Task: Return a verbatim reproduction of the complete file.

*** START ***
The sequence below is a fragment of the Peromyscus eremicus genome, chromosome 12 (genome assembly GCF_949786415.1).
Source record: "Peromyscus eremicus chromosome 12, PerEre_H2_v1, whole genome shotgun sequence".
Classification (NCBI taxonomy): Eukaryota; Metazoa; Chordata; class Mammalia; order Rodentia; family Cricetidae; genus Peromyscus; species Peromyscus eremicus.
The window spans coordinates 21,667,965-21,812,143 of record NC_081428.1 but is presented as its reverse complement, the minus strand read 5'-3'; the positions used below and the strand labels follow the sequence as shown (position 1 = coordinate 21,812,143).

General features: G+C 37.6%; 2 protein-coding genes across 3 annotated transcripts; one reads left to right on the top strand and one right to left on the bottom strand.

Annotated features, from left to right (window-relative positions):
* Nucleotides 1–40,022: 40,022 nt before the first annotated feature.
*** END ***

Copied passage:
The sequence below is a fragment of the Peromyscus eremicus genome, chromosome 12 (genome assembly GCF_949786415.1).
Source record: "Peromyscus eremicus chromosome 12, PerEre_H2_v1, whole genome shotgun sequence".
Classification (NCBI taxonomy): Eukaryota; Metazoa; Chordata; class Mammalia; order Rodentia; family Cricetidae; genus Peromyscus; species Peromyscus eremicus.
The window spans coordinates 21,667,965-21,812,143 of record NC_081428.1 but is presented as its reverse complement, the minus strand read 5'-3'; the positions used below and the strand labels follow the sequence as shown (position 1 = coordinate 21,812,143).

General features: G+C 37.6%; 2 protein-coding genes across 3 annotated transcripts; one reads left to right on the top strand and one right to left on the bottom strand.

Annotated features, from left to right (window-relative positions):
* Nucleotides 1–40,022: 40,022 nt before the first annotated feature.